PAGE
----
Directed by: Taylor Sheridan
Premise: A Fish and Wildlife employee (Jeremy Renner) assists an FBI agent (Elizabeth Olsen) who is investigating the murder of a native woman near a Wyoming Indian reservation.
What Works: Filmmaker Taylor Sheridan has made a name for himself as a writer of western-influenced crime dramas Sicario and Hell or High Water. Sheridan is both writer and director of Wind River and this film seals his standing as one of today’s most promising new filmmakers. Sheridan’s movies fuse the crime drama and the western genres and tell stories that are uncomfortable and yet satisfying. Much of their uncomfortableness comes from the visceral qualities of the filmmaking and that’s especially true of Wind River. The movie takes place in Wyoming during the winter and the filmmakers capture the crispness and harshness of the season. The vast scenery is beautiful but also intimidating and the soundtrack makes effective use of the crunch of ice and snow as the characters trudge through it. The discomfort of Taylor Sheridan’s films is also due to the way they mix brutal violence with vulnerable human characters. There are lots of movies with violence but in many cases the most extreme violence is visited upon indestructible supermen. In the films of Taylor Sheridan the violence is brutal but the people of his films remain within human dimensions and the violence has both physical and psychological impacts. Sheridan makes judicious use of violence, knowing when to show it and how much to show without being exploitative. Wind River is a movie about the trauma of violence and that is dramatized very well in the movie’s performances. Jeremy Renner is cast in the lead as the Fish and Wildlife employee who finds the body of a native woman and the circumstances of the case recall the loss of his daughter. Renner has played characters like this in other movies like The Hurt Locker and The Town but his role in Wind River is one of Renner’s best performances. The ache of this man’s past pain is evident throughout the movie. Also impressive is Gil Birmingham as the father of the murder victim. Birmingham is reserved but intense and the character’s grief sifts through his performance. The cast also includes Graham Greene as the chief of the tribal police force and Greene adds a wry sense of humor to the movie that alleviates the otherwise dark tone. Another of the impressive qualities of Wind River is its thematic consistency. All elements of this film come together. Wind River is framed around concepts of predators and prey and the unforgiving qualities of nature. The filmmakers then set a murder within that frame and create something unsettling.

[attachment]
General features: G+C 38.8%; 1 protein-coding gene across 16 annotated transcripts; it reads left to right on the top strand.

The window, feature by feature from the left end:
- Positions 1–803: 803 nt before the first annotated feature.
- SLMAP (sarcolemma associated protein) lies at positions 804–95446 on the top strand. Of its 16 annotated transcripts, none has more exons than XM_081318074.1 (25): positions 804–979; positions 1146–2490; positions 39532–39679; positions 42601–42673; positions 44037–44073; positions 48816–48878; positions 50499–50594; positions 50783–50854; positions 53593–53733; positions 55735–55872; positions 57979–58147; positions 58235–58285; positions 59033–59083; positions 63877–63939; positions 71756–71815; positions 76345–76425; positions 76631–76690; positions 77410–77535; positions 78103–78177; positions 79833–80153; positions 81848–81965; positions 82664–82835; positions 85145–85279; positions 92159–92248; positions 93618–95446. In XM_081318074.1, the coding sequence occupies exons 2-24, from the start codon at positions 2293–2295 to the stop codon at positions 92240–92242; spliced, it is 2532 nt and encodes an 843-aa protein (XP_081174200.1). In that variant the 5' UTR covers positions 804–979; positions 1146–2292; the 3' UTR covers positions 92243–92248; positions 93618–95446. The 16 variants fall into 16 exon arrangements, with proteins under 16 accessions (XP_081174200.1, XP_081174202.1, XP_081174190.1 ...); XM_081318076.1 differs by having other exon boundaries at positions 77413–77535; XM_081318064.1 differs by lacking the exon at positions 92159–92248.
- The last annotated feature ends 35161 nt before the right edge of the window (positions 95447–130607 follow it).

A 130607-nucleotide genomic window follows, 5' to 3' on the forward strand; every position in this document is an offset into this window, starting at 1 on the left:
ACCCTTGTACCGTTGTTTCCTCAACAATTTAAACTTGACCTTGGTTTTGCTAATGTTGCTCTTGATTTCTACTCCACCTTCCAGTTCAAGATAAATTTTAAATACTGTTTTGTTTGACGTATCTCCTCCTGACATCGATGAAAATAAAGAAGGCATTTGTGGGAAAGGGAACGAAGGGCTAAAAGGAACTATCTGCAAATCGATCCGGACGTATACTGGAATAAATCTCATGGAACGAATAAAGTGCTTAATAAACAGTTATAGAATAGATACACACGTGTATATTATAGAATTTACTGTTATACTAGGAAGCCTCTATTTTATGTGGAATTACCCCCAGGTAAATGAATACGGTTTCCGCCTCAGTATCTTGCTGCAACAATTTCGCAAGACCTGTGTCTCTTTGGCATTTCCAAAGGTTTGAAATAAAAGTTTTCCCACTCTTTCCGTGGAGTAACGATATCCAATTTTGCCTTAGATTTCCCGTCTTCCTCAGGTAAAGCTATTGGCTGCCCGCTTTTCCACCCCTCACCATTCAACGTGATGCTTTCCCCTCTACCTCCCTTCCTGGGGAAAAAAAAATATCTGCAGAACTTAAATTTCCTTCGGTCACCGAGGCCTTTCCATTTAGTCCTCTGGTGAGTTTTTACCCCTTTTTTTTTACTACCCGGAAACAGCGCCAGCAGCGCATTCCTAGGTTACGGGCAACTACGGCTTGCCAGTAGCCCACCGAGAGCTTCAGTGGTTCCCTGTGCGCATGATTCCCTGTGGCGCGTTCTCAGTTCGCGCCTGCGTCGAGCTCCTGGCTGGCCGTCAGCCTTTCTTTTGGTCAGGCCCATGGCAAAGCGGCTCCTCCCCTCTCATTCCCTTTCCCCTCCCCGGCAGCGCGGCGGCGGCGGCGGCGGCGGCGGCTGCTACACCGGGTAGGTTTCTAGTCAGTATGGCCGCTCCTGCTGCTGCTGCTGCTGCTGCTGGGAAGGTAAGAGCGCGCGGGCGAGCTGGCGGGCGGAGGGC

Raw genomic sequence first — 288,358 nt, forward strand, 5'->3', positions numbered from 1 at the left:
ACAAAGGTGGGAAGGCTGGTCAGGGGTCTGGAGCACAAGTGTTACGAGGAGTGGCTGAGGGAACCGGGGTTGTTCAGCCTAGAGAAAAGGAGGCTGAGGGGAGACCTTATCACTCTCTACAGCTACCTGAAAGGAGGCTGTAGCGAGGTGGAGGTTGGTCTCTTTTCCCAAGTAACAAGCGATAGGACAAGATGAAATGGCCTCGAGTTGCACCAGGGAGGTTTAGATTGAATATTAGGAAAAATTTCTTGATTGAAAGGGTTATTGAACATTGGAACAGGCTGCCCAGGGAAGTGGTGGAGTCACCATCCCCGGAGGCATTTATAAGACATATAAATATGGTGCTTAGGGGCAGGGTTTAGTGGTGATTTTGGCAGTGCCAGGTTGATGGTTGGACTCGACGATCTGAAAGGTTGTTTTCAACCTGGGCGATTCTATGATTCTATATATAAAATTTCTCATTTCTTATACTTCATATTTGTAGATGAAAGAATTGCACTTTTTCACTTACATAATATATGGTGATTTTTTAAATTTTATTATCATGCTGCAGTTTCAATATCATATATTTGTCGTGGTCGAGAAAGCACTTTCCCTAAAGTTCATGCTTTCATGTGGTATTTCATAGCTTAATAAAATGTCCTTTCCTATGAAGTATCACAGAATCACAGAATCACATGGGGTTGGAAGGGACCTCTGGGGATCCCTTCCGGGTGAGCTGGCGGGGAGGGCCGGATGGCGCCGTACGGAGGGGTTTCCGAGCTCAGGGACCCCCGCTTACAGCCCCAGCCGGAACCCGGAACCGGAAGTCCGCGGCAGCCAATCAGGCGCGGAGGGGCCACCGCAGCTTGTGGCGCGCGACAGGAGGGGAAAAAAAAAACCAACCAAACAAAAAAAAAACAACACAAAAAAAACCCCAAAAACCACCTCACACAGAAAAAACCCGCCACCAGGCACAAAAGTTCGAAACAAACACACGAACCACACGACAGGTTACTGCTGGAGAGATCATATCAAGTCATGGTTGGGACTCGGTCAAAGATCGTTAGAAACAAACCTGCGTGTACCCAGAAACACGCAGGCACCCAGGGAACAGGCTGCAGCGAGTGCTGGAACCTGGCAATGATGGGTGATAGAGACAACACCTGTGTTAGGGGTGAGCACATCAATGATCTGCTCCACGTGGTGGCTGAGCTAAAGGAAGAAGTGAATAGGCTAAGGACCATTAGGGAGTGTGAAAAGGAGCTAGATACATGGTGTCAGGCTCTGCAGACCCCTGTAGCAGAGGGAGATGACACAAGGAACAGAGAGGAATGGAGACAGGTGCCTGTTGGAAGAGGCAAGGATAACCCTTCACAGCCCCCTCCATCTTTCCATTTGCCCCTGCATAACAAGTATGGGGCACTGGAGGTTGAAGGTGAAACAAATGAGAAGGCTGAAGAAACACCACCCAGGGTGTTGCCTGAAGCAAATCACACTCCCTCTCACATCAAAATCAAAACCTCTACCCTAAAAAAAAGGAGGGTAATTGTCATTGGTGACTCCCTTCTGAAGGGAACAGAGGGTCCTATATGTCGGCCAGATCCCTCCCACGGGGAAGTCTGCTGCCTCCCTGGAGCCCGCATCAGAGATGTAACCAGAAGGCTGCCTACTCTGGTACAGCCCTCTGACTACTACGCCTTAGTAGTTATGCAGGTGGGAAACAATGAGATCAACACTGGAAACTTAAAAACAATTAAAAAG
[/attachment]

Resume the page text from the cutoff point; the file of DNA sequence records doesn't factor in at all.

What Doesn’t: Wind River selects Jeremy Renner’s Fish and Wildlife employee as its point of view character but the picture might have been stronger if it were framed more closely around Elizabeth Olsen’s FBI agent. She is an outsider to the region who is charged with leading the investigation and as an employee of the federal government the native people look on her with suspicion. That, as well as the fact that the case involves sexual abuse in a male dominated setting, would make the FBI agent much more interesting as the point of view character. As it is, the agent is not especially characterized. Olsen plays the role well but she isn’t given a background or interests beyond her career and she is frequently passive. The end of Wind River includes a coda about the plight of native women and the violence that they face. While the film is based on true events that involve violence against Native American women, the film doesn’t actually say any more about misogyny than the average episode of CSI.
Bottom Line: Wind River isn’t always pleasant to watch but it is terrifically made. It has strong acting and assured directing in a well told crime drama that has much more depth in its themes and characters than we usually get in this kind of film.
Episode: #662 (August 27, 2017)